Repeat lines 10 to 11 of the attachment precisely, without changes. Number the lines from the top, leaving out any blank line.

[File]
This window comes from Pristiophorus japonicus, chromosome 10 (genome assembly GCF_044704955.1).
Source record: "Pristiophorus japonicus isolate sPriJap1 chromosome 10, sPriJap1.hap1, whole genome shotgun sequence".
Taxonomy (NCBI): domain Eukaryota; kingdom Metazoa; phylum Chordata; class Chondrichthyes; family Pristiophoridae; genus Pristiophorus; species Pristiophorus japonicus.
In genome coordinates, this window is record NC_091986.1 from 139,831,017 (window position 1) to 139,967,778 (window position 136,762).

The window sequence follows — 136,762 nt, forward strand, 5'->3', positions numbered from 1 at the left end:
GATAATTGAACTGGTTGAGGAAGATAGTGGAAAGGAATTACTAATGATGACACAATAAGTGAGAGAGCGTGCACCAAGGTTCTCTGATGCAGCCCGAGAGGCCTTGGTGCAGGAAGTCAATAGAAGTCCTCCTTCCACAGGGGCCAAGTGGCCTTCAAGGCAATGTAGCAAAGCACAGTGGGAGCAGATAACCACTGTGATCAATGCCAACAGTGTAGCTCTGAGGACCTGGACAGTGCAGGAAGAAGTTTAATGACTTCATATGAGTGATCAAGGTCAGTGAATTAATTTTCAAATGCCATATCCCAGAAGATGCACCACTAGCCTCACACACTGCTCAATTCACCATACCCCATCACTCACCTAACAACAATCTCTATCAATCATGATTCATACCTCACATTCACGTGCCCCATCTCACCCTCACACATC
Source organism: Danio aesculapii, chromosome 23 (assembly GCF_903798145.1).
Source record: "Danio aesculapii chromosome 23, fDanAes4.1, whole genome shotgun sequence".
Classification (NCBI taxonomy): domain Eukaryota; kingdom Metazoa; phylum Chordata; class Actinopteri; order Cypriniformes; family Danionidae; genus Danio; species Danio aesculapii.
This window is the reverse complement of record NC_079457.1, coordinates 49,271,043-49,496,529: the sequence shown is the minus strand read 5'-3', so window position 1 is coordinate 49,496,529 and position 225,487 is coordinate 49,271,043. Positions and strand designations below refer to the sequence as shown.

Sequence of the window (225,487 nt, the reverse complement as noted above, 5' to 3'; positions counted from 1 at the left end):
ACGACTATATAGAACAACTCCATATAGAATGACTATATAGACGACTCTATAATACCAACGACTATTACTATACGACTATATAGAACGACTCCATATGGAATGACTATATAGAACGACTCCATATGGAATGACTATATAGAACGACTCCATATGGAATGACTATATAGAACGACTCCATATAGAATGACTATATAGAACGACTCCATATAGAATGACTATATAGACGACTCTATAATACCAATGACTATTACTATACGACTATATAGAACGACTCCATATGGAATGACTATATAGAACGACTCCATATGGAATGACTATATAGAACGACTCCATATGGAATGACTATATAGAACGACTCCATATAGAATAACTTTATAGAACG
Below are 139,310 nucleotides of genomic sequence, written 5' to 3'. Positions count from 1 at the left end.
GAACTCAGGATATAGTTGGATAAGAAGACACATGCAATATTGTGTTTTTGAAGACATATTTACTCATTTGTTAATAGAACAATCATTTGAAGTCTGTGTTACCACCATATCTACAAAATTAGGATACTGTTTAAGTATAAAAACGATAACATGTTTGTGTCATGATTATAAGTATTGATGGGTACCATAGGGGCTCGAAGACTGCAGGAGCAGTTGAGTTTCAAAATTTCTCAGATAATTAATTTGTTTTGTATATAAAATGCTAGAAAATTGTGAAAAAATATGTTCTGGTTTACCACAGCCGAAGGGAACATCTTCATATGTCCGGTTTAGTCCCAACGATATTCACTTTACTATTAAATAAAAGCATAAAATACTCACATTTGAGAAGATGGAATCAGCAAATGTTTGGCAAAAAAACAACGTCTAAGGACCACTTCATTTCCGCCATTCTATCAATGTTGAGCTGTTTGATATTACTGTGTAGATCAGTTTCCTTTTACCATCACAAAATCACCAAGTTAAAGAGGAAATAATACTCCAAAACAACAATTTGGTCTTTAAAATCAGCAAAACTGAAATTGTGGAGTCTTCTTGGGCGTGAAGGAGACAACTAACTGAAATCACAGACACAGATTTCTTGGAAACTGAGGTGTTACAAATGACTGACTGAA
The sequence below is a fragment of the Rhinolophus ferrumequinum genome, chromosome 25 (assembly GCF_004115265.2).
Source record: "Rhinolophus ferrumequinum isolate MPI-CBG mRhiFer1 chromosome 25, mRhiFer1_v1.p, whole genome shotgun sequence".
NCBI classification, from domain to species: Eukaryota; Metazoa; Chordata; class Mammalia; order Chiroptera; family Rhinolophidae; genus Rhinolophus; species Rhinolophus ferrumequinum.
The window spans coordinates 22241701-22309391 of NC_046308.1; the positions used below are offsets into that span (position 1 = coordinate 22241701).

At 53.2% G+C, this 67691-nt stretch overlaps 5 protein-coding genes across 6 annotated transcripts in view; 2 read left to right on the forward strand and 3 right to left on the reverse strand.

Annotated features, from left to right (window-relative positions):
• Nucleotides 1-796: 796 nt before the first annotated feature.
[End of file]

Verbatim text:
This window is the reverse complement of record NC_079457.1, coordinates 49,271,043-49,496,529: the sequence shown is the minus strand read 5'-3', so window position 1 is coordinate 49,496,529 and position 225,487 is coordinate 49,271,043. Positions and strand designations below refer to the sequence as shown.

Sequence of the window (225,487 nt, the reverse complement as noted above, 5' to 3'; positions counted from 1 at the left end):